AH: Librarianship is over 85% white and despite our best efforts, that number has been holding. I think that only good can come from increasing the racial and ethnic diversity of our profession: we'll find ourselves better equipped to build inclusive workplaces, better equipped to meet the diverse needs of our users, just better equipped to be a profession as a whole, when we bring more diversity into our ranks. 
However, it isn't just about increasing the numbers; it's also about retention and empowerment. We can add all the people of color we want, but if we aren't building organizations that welcome diversity and provide places for marginalized folks to thrive, then we'll continue to lose them by the droves. 
It's also important to think, particularly when considering racial and ethnic diversity, beyond just "black and white." We need more people of Asian descent, more Latinx people, more people of Arab descent, more Native people, etc. And taking it even further, we need to think intersectionally: so looking to create a safe and empowering working environment for queer and disabled people of color, for example.
EAM: What message would you most like to share with children's librarians, school librarians, and other ALSC members?
AH: In many ways, you all are the first line of approach for recruiting more diversity in libraries. The extent to which your work reflects the experiences of marginalized people is the extent to which young folks from underrepresented communities can begin to see themselves in the library profession. 

Bodice Rippers and Self-Es with Robin Bradford

Heart-shaped box of candy with text: "did someone order romance"I have a friend who loves romance novels and will staunchly defend them to those who say they aren’t great literature. Robin Bradford knows this struggle well, and is doing her part to get romance, self-published books, and other books in demand by patrons onto shelves. She probably has a recommendation for you on Twitter right now.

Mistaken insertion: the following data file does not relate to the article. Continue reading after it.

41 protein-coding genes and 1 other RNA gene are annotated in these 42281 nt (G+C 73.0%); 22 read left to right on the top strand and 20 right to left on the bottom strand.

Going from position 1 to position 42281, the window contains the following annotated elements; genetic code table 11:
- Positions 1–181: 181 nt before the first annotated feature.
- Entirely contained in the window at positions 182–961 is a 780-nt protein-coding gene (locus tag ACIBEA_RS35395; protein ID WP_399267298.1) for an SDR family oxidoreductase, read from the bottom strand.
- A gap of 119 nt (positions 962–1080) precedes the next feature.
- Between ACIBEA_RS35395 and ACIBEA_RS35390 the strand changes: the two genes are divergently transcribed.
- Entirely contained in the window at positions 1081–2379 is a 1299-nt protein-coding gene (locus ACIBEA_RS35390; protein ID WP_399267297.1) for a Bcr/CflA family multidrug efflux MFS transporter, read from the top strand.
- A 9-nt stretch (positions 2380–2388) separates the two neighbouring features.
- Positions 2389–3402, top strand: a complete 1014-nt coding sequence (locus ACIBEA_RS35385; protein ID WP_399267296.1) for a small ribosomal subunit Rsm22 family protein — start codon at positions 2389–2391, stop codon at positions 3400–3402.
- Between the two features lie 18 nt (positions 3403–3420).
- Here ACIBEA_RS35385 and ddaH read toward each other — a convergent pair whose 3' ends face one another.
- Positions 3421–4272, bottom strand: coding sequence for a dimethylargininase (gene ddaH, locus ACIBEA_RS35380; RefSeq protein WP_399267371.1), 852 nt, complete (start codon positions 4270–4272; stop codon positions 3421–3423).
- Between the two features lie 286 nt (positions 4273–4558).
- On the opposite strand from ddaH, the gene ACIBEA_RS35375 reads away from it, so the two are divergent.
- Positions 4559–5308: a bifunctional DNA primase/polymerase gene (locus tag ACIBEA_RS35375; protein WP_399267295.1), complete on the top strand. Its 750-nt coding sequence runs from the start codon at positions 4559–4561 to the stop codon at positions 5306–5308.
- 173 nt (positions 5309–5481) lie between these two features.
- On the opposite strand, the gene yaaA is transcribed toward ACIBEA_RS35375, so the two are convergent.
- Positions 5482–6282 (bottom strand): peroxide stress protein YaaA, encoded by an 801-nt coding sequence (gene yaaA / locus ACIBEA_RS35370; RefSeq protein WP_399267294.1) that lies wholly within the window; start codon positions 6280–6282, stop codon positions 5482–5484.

AM: I'm reading your twitter feed and loving that you advocate for romance readers, diversity in books and TV, and self published books. What kind of responses have you gotten from librarians when you talk about the books you read?

RB: I have gotten a tremendous response when talking about books I’m buying for collection development. When talking about books I actually read… I feel like I don't talk about those books quite as much. My whole feed is a like a rolling discussion of books, movies, music. Sometimes it's because I read, or watched, or listened to something. Other times, it's because we're discussing things we're ordering. Or, it's a jumping off point from someone else's conversation.

Sometimes, I'll throw out a question just to see what kind of response I get. Sometimes, I'll use a poll. Sometimes, people will see a book cover, and that will lead to a greater discussion. That's one of the best things about Twitter, that ability for meaningful conversations to happen from a sometimes throwaway comment.

AM: In children's librarianship, we talk about how self publishing can be an important tool for writers who are people of color, LGBTQ, disabled, or otherwise not part of the mainstream voices that tend to get picked by the publishing industry. What would you say to library workers who want to add independent voices to their collections but aren't sure where to start?

RB: Wow, this is an ongoing struggle. First, I would acknowledge that it's overwhelming. It's overwhelming with traditionally published materials, and it's not like you can put that to the side and focus on indie pub. No, you're required to do BOTH, and it's okay to acknowledge how big that job is. Second, take manageable bites. If you go into it saying "I'm going to buy fiction today" you're going to be quickly overwhelmed. Decide you're going to focus on a genre, or a subject. And then keep drilling down until you get to something you can handle. Maybe you're going to go to Amazon and look through the detective fiction, or the thrillers, or the suspense. Maybe you're looking at an ingram catalog, and you're going to focus on Publisher Selects part, which features self/indie pub. Maybe you're going to look for blogs that deal with a certain genre and that's all you do that day. You gather information. And then, on another day, you start diving into titles.